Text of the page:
I came across an old article that Boat International published entitled ‘On Board Beauty: The Best Waterproof Mascaras’. It was a round-up of the best products currently on the market that were said to limit the risk of panda looking eyes whilst swimming, playing on water toys or enjoying a spot of sunbathing – so one can only assume they would also protect against any unforeseen crying.

With the latter in mind, I cannot help but think that the best mascara would in fact be that which prevents you from crying in the first place, and for those really looking to enjoy a luxury asset such as a yacht, establishing an effective yacht ownership structure offshore is definitely one way to do this.

A yacht is in no way a simple luxury asset and nor is the process of purchasing or owning one. It is therefore important for owners and/or their representatives to understand the complex requirements that accompany yacht ownership and operation. With so much legislation, regulation, liability exposures and tax implications to consider, it is imperative that owners seek professional advice and subsequently look to establish an appropriate ownership structure best suited to their intended use of the vessel.

Now whilst there is no one cap fits all solution that works for every owner, there are fundamental considerations that will apply to most. The biggest surrounds the intended use of the vessel, including whether it will be used on a private or commercial basis and where it will be cruising.

Where a high value asset moves from country to country and therefore exposes itself to the legislative laws and requirements of varying jurisdictions, many professional advisors recommend that ownership be placed inside a corporate structure as opposed to the individual’s name. Why? In addition to the corporate structure segregating the inherent risk involved and adding privacy over ownership, taking this route can also afford a number of additional benefits including tax mitigation, liability protection and VAT savings.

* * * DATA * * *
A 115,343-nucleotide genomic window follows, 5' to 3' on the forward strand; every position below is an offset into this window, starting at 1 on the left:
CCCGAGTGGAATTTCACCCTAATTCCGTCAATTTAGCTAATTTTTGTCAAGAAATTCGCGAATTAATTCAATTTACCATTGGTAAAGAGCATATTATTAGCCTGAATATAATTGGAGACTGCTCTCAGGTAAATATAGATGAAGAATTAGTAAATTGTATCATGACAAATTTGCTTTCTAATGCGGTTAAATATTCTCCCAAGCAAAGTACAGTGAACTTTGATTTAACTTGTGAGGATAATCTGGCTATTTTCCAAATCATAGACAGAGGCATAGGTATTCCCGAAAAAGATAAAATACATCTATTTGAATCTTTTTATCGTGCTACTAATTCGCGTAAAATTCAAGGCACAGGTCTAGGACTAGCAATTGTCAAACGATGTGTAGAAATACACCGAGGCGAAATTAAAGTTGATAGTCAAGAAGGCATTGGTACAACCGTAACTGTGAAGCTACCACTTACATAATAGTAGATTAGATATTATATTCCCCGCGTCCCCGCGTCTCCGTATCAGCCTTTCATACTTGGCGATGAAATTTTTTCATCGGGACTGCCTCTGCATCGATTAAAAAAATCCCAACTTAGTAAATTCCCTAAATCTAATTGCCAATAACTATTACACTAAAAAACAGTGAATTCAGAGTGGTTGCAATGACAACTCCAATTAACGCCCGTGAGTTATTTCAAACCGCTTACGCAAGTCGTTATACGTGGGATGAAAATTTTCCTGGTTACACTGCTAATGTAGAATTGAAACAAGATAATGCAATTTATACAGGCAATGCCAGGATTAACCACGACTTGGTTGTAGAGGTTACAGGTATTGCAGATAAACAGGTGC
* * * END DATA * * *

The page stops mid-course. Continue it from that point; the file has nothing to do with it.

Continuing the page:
The choice of flag is also a very important decision as this is the country under whose laws the vessel will be registered or licensed. A vessel’s registration is effectively its passport to roam international waters, which means careful consideration is required in advance of delivery and ownership.

Each jurisdiction and flag-state carries its own pros and cons and provide varying degrees of tax friendliness, cost effectiveness, liability avoidance and straightforwardness of formation, but offshore ship registries tend to be popular jurisdictions, particularly with those who intend to actively pursue charter in popular destinations such as the Mediterranean, which is ringed by EU states.

Furthermore, some believe registering your flag under the Isle of Man flag or the red ensign signifies high quality and adherence to international maritime laws.
However, it doesn’t end at choice of flag, it is also important to consider the location in which the physical acquisition will take place to assess any potential VAT issues. Advanced planning can mitigate the tax or benefit from certain tax reliefs. If a yacht is purchased outside the EU, whilst VAT may not be payable on the transaction it could remain payable when the yacht is first brought into the EU.

There are various options for those purchasing a yacht in which they may be able to reduce the VAT on the purchase of the yacht, but these should be considered according to each individual’s own circumstances.

In summary, a yacht is a significant investment made up of time and money and not structuring it properly may leave you in very choppy waters. So, if you are looking to purchase a yacht, seek professional advice at the outset and follow it to the letter to ensure that you establish a structure that is fit for purpose and meets your objectives.

Those who choose not to engage a professional advisor to structure their high value asset and instead listen to ‘down the pub advice’, might need to invest in one of those recommended mascaras – they can find said article here.

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